Surname: Pain

Ancestry of Moses Adams Packard of Brockton, Massachusetts

Moses Adams Packard, of Brockton, where he has been so long and so successfully engaged in the manufacture of shoes, is as well one of that city’s highly honored and respected citizens. Mr. Packard began life with little capital save boundless energy and a resolute purpose, and has pushed his way upward against almost every kind of obstacle until he now holds a foremost position among the leading manufacturers in this Commonwealth, vindicating the old saying, “Labor is king.” He was born Feb. 28, 1843, in New London, N. H., which was the home of his mother, while his father was a native of North Bridgewater, and a descendant of one of the old and historical families of Massachusetts.

Since its coming to this Bridgewater settlement, which was the first interior settlement of the Old Colony, as early as 1664, to the present time, for nearly two hundred and fifty years, the Packard family has been one prominent and influential in this community, and has become a most numerous family, many, too, of its members both at home and abroad having given a good account of themselves.

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Slave Narrative of Nan Stewart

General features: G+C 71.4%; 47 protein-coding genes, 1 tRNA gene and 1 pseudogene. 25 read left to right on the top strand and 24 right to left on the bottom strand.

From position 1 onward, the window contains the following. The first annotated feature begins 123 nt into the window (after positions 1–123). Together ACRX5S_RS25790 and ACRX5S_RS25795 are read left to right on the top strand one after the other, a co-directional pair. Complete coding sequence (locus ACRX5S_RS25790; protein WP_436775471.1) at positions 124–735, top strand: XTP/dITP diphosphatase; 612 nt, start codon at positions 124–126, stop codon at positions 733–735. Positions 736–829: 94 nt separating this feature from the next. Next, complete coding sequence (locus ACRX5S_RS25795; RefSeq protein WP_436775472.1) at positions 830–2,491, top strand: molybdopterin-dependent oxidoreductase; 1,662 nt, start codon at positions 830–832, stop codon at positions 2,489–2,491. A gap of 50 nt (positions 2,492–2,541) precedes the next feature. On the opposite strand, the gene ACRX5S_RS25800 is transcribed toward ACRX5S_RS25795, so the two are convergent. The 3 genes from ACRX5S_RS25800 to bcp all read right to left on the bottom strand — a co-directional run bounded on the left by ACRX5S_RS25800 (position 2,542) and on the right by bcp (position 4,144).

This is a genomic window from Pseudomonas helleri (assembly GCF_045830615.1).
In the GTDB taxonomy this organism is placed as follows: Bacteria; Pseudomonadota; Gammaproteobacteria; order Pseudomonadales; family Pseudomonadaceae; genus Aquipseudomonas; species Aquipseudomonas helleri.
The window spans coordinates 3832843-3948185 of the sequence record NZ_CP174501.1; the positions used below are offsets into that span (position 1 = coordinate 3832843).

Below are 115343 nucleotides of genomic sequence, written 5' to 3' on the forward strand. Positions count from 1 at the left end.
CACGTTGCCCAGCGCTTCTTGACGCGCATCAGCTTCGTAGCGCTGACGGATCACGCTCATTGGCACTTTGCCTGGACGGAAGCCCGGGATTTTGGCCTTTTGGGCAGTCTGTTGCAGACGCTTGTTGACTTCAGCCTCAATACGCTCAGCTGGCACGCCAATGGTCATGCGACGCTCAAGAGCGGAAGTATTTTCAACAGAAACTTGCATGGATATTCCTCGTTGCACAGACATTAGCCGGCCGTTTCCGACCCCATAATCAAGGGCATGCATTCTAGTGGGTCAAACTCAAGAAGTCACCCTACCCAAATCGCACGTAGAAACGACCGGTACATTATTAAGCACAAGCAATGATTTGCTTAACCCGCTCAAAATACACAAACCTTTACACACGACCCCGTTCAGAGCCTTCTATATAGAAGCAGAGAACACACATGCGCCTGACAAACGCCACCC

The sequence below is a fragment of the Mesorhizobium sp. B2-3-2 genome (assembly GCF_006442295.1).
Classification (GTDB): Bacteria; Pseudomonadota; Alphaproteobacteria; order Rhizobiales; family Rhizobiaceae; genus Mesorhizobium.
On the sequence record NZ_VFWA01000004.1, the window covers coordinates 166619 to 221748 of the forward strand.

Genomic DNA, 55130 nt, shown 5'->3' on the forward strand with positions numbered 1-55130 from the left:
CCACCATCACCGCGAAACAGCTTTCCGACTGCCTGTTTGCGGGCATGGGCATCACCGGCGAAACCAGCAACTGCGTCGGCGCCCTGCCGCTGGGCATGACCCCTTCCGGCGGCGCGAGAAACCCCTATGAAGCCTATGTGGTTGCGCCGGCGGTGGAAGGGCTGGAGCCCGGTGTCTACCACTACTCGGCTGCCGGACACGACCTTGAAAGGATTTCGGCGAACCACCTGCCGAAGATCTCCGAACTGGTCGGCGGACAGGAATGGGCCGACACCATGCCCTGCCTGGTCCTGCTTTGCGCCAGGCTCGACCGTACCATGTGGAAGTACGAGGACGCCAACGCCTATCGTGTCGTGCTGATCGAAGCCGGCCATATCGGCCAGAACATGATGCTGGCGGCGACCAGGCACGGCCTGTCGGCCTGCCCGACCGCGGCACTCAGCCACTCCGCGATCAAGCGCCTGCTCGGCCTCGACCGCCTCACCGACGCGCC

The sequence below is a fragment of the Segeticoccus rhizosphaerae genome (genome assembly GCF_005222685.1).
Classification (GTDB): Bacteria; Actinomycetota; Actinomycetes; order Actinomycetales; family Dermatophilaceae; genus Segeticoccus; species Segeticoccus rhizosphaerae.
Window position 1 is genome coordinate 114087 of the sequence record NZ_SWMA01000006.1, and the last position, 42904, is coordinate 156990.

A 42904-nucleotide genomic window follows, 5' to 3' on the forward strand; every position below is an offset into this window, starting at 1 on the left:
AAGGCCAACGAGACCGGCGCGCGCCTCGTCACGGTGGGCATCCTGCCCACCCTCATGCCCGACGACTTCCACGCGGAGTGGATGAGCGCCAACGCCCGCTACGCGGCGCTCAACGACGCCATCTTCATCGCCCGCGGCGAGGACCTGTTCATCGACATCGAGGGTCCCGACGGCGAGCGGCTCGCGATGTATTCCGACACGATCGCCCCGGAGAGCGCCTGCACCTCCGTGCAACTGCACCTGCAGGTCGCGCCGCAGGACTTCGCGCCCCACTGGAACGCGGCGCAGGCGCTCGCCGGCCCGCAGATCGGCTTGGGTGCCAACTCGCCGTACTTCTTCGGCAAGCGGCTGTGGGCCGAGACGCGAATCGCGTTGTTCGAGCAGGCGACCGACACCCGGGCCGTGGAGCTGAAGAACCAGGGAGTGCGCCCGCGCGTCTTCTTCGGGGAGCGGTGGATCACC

Interviewer: Sarah Probst Person Interviewed: Nan Stewart Location: Ohio Place of Birth: Charleston, West Virginia Date of Birth: February 1850 Age: 87 Sarah Probst, Reporter Audrey Meighen, Author-Editor Jun 9, 1937 Folklore Meigs County, District Three [HW: Middeport] “I’se bawned Charl’stun, West Virginia in February 1850.” “My mammy’s name? Hur name wuz Kath’run Paine an’ she wuz bawned down Jackson County, Virginia. My pappy wuz John James, a coopah an’ he wuz bawned at Rock Creek, West Virginia. He cum’d ovah heah with Lightburn’s Retreat. Dey all crossed de ribah at Buffington Island. Yes, I had two bruthahs and three sistahs. Deir wuz Jim, Thomas, he refugeed from Charl’stun to Pum’roy and it tuk him fo’ months, den de wuz sistah Adah, Carrie an’ Ella. When I rite young I wurked as hous’ maid fo’ numbah quality white folks an’ latah on I wuz nurs’ fo’ de chilluns in sum homes, heah abouts.” “Oh, de slaves quartahs, dey wuz undah de sam’ ruf with Marse Hunt’s big hous’ but in de back. When I’se littl’ I sleeped in a trun’l bed. My mammy wuz mighty ‘ticlar an’ clean, why she made us chilluns wash ouah feets ebry night fo’ we git into de bed.” “When Marse Hunt muved up to Charl’stun, my mammy and pappy liv’ in log cabin.” “My gran’ mammy, duz I ‘member hur? Honey chile, I...

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